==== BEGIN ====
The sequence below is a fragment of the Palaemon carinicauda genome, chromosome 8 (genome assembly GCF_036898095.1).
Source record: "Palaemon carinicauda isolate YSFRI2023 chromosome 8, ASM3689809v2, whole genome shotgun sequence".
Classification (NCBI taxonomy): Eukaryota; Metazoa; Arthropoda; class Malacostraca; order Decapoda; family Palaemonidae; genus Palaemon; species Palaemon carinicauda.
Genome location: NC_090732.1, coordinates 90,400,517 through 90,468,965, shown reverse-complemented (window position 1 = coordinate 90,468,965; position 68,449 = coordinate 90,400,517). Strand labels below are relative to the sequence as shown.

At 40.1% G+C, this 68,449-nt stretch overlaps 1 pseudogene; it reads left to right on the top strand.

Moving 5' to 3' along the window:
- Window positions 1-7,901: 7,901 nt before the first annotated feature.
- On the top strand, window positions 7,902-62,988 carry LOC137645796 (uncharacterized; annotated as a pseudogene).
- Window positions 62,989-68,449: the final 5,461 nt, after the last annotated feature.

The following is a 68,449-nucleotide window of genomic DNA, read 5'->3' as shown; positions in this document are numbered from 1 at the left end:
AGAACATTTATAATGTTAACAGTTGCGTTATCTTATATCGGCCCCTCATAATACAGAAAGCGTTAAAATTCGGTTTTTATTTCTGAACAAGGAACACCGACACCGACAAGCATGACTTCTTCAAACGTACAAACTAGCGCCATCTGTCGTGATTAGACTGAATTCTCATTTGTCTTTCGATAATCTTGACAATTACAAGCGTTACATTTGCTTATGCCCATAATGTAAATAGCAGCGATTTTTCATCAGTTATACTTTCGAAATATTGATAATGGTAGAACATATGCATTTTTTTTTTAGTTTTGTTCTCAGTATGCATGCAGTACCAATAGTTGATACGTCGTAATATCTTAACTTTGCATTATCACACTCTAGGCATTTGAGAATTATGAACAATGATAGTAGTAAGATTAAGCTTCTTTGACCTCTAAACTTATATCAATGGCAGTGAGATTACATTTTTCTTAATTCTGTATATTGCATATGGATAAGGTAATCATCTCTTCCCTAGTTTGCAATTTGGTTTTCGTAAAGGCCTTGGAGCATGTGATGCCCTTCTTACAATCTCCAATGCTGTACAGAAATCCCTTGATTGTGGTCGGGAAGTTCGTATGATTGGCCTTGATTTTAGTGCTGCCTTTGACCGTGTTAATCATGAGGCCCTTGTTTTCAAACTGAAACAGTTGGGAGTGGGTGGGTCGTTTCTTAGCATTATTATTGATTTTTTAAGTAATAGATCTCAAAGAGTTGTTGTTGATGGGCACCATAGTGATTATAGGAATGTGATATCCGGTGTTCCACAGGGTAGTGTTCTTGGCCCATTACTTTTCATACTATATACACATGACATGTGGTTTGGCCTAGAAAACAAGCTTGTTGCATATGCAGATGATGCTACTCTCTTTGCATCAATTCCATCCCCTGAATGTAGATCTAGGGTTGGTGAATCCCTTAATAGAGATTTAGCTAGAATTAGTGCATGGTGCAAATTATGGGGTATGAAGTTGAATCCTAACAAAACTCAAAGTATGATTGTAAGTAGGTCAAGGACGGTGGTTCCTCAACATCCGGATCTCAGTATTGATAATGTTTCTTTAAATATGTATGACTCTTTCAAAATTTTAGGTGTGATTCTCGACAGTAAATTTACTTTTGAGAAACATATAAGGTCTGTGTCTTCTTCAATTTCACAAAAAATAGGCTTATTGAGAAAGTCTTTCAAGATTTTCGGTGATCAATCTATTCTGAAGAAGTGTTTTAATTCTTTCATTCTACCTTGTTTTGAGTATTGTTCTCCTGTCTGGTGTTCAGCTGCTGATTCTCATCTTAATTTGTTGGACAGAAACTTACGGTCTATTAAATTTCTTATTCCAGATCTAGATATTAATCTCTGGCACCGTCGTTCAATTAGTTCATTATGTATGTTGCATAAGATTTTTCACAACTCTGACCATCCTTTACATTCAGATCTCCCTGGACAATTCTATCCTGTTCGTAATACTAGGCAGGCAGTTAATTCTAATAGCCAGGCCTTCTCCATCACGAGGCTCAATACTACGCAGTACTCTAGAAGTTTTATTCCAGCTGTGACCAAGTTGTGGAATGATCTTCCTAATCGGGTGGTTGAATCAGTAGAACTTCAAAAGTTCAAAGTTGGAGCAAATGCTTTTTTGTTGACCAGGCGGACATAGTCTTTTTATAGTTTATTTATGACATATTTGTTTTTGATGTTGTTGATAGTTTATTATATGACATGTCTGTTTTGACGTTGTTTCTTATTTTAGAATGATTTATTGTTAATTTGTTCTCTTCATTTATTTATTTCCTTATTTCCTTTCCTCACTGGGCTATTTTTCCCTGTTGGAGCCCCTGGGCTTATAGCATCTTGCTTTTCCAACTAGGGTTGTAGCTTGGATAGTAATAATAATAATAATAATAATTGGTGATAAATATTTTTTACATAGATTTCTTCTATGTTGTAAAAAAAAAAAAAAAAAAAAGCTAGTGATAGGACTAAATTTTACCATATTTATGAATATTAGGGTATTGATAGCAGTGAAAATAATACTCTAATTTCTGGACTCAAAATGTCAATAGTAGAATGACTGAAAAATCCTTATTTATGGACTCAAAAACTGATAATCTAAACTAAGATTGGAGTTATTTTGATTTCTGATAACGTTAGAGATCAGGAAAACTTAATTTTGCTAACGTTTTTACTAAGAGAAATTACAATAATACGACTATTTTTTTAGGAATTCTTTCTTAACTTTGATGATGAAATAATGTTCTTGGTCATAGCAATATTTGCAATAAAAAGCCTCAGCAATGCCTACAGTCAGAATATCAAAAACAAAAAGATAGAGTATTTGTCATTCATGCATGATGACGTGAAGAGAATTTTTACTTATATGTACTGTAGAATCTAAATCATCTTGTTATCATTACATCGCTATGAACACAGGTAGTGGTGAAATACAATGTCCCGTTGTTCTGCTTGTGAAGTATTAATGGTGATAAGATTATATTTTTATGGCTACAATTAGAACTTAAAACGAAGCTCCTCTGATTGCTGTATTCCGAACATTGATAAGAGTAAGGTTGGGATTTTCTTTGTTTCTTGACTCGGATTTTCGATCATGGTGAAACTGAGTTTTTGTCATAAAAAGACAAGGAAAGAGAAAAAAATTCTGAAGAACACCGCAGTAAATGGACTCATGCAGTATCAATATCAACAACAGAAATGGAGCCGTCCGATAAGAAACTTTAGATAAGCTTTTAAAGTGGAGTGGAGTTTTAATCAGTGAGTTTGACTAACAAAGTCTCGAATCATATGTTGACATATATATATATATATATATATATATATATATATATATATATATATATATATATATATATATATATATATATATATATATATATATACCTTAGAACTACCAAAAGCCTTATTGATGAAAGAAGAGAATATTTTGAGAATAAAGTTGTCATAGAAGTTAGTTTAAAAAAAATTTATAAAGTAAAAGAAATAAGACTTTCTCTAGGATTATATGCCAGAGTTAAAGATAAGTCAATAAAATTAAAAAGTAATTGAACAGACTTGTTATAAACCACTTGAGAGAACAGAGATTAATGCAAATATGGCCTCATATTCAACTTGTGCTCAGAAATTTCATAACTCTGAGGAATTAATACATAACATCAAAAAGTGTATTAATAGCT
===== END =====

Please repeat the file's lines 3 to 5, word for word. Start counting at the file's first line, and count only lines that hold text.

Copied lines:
Classification (NCBI taxonomy): Eukaryota; Metazoa; Arthropoda; class Malacostraca; order Decapoda; family Palaemonidae; genus Palaemon; species Palaemon carinicauda.
Genome location: NC_090732.1, coordinates 90,400,517 through 90,468,965, shown reverse-complemented (window position 1 = coordinate 90,468,965; position 68,449 = coordinate 90,400,517). Strand labels below are relative to the sequence as shown.

At 40.1% G+C, this 68,449-nt stretch overlaps 1 pseudogene; it reads left to right on the top strand.